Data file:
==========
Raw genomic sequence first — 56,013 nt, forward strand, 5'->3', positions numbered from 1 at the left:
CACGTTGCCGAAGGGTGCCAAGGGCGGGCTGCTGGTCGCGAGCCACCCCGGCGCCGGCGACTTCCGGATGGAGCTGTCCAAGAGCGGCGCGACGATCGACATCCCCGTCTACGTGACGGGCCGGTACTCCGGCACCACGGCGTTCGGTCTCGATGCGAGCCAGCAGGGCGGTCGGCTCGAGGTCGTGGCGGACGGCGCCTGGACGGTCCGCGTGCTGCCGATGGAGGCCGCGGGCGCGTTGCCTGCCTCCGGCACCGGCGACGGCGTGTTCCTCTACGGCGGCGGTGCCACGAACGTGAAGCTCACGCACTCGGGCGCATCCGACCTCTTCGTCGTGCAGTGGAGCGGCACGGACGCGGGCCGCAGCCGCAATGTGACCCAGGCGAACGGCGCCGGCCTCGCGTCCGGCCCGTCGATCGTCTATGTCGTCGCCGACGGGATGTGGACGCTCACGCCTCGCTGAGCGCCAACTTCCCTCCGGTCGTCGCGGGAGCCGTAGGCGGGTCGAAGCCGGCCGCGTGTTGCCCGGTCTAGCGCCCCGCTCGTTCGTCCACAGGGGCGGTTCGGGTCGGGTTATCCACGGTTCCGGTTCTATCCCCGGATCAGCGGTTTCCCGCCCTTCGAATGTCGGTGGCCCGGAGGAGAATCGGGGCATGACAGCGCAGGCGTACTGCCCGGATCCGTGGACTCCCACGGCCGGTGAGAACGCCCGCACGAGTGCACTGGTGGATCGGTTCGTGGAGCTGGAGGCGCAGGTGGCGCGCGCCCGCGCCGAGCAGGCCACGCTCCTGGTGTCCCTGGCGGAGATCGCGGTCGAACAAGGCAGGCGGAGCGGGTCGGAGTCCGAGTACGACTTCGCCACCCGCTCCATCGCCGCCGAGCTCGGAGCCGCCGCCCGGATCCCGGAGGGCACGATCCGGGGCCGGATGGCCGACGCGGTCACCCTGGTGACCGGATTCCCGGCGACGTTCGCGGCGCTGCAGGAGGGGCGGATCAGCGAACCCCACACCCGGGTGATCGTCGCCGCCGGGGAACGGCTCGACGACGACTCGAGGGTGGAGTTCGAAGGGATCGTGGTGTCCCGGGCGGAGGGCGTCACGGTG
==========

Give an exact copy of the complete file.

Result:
Raw genomic sequence first — 56,013 nt, forward strand, 5'->3', positions numbered from 1 at the left:
CACGTTGCCGAAGGGTGCCAAGGGCGGGCTGCTGGTCGCGAGCCACCCCGGCGCCGGCGACTTCCGGATGGAGCTGTCCAAGAGCGGCGCGACGATCGACATCCCCGTCTACGTGACGGGCCGGTACTCCGGCACCACGGCGTTCGGTCTCGATGCGAGCCAGCAGGGCGGTCGGCTCGAGGTCGTGGCGGACGGCGCCTGGACGGTCCGCGTGCTGCCGATGGAGGCCGCGGGCGCGTTGCCTGCCTCCGGCACCGGCGACGGCGTGTTCCTCTACGGCGGCGGTGCCACGAACGTGAAGCTCACGCACTCGGGCGCATCCGACCTCTTCGTCGTGCAGTGGAGCGGCACGGACGCGGGCCGCAGCCGCAATGTGACCCAGGCGAACGGCGCCGGCCTCGCGTCCGGCCCGTCGATCGTCTATGTCGTCGCCGACGGGATGTGGACGCTCACGCCTCGCTGAGCGCCAACTTCCCTCCGGTCGTCGCGGGAGCCGTAGGCGGGTCGAAGCCGGCCGCGTGTTGCCCGGTCTAGCGCCCCGCTCGTTCGTCCACAGGGGCGGTTCGGGTCGGGTTATCCACGGTTCCGGTTCTATCCCCGGATCAGCGGTTTCCCGCCCTTCGAATGTCGGTGGCCCGGAGGAGAATCGGGGCATGACAGCGCAGGCGTACTGCCCGGATCCGTGGACTCCCACGGCCGGTGAGAACGCCCGCACGAGTGCACTGGTGGATCGGTTCGTGGAGCTGGAGGCGCAGGTGGCGCGCGCCCGCGCCGAGCAGGCCACGCTCCTGGTGTCCCTGGCGGAGATCGCGGTCGAACAAGGCAGGCGGAGCGGGTCGGAGTCCGAGTACGACTTCGCCACCCGCTCCATCGCCGCCGAGCTCGGAGCCGCCGCCCGGATCCCGGAGGGCACGATCCGGGGCCGGATGGCCGACGCGGTCACCCTGGTGACCGGATTCCCGGCGACGTTCGCGGCGCTGCAGGAGGGGCGGATCAGCGAACCCCACACCCGGGTGATCGTCGCCGCCGGGGAACGGCTCGACGACGACTCGAGGGTGGAGTTCGAAGGGATCGTGGTGTCCCGGGCGGAGGGCGTCACGGTG